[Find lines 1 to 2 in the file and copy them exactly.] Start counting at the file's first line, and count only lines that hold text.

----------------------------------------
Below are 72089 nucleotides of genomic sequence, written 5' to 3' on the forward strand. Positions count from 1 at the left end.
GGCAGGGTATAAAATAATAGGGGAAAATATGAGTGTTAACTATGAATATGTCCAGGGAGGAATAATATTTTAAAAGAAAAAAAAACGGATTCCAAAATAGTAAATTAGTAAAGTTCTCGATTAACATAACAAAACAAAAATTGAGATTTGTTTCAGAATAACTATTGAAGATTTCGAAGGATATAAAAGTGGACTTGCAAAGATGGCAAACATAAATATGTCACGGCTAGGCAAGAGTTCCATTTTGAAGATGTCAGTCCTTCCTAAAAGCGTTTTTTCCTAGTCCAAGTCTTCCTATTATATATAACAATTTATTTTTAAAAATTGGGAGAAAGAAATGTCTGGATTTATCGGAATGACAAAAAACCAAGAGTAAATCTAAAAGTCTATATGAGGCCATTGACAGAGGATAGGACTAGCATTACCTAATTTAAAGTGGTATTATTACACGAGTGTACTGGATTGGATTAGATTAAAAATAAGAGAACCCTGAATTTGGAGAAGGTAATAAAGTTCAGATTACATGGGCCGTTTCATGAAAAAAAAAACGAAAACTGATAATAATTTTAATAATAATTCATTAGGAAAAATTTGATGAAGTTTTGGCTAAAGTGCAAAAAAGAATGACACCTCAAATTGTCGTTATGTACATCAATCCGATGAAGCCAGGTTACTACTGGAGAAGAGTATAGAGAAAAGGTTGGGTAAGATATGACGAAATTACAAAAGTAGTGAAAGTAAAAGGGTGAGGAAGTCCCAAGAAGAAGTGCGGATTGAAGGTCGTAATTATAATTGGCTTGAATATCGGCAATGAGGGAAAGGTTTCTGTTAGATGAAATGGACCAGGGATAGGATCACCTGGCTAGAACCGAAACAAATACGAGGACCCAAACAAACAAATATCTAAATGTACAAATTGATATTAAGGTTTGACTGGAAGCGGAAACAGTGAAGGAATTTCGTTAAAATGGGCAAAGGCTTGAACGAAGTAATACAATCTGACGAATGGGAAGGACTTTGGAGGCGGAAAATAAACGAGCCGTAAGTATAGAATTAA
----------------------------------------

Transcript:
Below are 72089 nucleotides of genomic sequence, written 5' to 3' on the forward strand. Positions count from 1 at the left end.
GGCAGGGTATAAAATAATAGGGGAAAATATGAGTGTTAACTATGAATATGTCCAGGGAGGAATAATATTTTAAAAGAAAAAAAAACGGATTCCAAAATAGTAAATTAGTAAAGTTCTCGATTAACATAACAAAACAAAAATTGAGATTTGTTTCAGAATAACTATTGAAGATTTCGAAGGATATAAAAGTGGACTTGCAAAGATGGCAAACATAAATATGTCACGGCTAGGCAAGAGTTCCATTTTGAAGATGTCAGTCCTTCCTAAAAGCGTTTTTTCCTAGTCCAAGTCTTCCTATTATATATAACAATTTATTTTTAAAAATTGGGAGAAAGAAATGTCTGGATTTATCGGAATGACAAAAAACCAAGAGTAAATCTAAAAGTCTATATGAGGCCATTGACAGAGGATAGGACTAGCATTACCTAATTTAAAGTGGTATTATTACACGAGTGTACTGGATTGGATTAGATTAAAAATAAGAGAACCCTGAATTTGGAGAAGGTAATAAAGTTCAGATTACATGGGCCGTTTCATGAAAAAAAAAACGAAAACTGATAATAATTTTAATAATAATTCATTAGGAAAAATTTGATGAAGTTTTGGCTAAAGTGCAAAAAAGAATGACACCTCAAATTGTCGTTATGTACATCAATCCGATGAAGCCAGGTTACTACTGGAGAAGAGTATAGAGAAAAGGTTGGGTAAGATATGACGAAATTACAAAAGTAGTGAAAGTAAAAGGGTGAGGAAGTCCCAAGAAGAAGTGCGGATTGAAGGTCGTAATTATAATTGGCTTGAATATCGGCAATGAGGGAAAGGTTTCTGTTAGATGAAATGGACCAGGGATAGGATCACCTGGCTAGAACCGAAACAAATACGAGGACCCAAACAAACAAATATCTAAATGTACAAATTGATATTAAGGTTTGACTGGAAGCGGAAACAGTGAAGGAATTTCGTTAAAATGGGCAAAGGCTTGAACGAAGTAATACAATCTGACGAATGGGAAGGACTTTGGAGGCGGAAAATAAACGAGCCGTAAGTATAGAATTAA